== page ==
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SYSTEMS ENGINEERING
In recent years some proponents of Systems Engineering have proposed its use almost as if it was a design approach. While Total Design has always considered both the design of individual systems and the integration of the systems, systems engineering does not include the design, only the organization and management of the design. Systems Engineering (SE) developed because of two reasons. The first is that engineers in the U.S. had become so specialized (F. Taylor approach - Scientific Management) and that someone needed to take the responsibility for the total system (Completed Product). In the case of ships the naval architect always had this responsibility and still maintains it in most shipbuilding countries. However, in the U.S., the naval architects allowed this responsibility to be taken away from them. The second reason is that some systems have become so complex that a better way to design and manage the design has become essential.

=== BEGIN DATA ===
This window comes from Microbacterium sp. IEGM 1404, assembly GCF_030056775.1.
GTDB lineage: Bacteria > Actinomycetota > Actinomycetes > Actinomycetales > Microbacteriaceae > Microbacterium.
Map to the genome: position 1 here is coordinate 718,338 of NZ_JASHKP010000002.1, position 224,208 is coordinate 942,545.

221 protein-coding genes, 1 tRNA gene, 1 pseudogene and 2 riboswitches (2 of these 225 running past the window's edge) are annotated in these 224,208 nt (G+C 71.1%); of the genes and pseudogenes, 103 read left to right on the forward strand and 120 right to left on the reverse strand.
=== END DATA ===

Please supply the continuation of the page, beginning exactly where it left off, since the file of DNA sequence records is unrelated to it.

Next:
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SYSTEMS ENGINEERING (Continued) SE is a process not an engineering discipline. Design is a decision making process and the selection of design parameters represents decisions. Therefore, SE is a design management process. It should be obvious that as SE is a structured approach, its successful implementation is even more dependent, than less structured approaches, that a structured approach to its management is available and used.

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SYSTEMS ENGINEERING (Continued)